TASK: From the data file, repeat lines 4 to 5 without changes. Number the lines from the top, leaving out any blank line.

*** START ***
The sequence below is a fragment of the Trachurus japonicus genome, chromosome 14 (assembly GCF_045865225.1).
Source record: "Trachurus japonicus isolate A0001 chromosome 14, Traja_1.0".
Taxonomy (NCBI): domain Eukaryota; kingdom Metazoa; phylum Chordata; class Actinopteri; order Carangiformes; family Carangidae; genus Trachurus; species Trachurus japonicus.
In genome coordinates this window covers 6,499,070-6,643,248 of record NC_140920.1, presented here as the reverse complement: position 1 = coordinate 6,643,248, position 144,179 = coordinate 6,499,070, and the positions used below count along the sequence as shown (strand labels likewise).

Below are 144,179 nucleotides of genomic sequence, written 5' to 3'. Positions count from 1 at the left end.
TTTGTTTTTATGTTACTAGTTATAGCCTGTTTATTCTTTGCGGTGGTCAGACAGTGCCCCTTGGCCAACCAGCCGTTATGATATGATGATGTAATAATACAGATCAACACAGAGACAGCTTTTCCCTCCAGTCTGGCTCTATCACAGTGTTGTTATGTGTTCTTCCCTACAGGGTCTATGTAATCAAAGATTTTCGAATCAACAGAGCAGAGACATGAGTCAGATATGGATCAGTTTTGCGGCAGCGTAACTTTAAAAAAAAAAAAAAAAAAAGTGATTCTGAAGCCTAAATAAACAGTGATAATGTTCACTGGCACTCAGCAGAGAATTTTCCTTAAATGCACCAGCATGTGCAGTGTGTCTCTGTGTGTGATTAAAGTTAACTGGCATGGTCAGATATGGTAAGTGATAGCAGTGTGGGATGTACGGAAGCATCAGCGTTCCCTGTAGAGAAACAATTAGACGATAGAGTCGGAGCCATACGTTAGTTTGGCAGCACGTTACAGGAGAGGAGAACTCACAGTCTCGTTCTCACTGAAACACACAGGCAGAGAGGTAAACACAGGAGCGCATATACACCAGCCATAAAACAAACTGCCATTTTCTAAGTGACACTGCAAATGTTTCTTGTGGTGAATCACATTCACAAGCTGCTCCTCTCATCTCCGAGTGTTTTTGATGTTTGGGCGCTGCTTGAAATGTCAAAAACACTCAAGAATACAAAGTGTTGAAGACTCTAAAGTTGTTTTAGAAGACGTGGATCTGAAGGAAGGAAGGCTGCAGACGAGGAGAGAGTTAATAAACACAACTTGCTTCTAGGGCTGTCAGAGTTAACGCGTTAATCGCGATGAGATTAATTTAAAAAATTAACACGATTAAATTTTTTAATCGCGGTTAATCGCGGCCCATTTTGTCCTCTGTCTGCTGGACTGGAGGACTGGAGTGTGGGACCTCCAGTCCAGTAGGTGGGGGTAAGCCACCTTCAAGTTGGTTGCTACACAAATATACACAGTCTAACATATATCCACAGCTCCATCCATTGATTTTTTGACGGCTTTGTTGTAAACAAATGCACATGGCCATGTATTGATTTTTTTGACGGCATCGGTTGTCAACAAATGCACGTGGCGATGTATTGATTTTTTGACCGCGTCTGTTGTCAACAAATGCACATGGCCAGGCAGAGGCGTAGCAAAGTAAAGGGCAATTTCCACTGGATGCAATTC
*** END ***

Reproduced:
In genome coordinates this window covers 6,499,070-6,643,248 of record NC_140920.1, presented here as the reverse complement: position 1 = coordinate 6,643,248, position 144,179 = coordinate 6,499,070, and the positions used below count along the sequence as shown (strand labels likewise).

Below are 144,179 nucleotides of genomic sequence, written 5' to 3'. Positions count from 1 at the left end.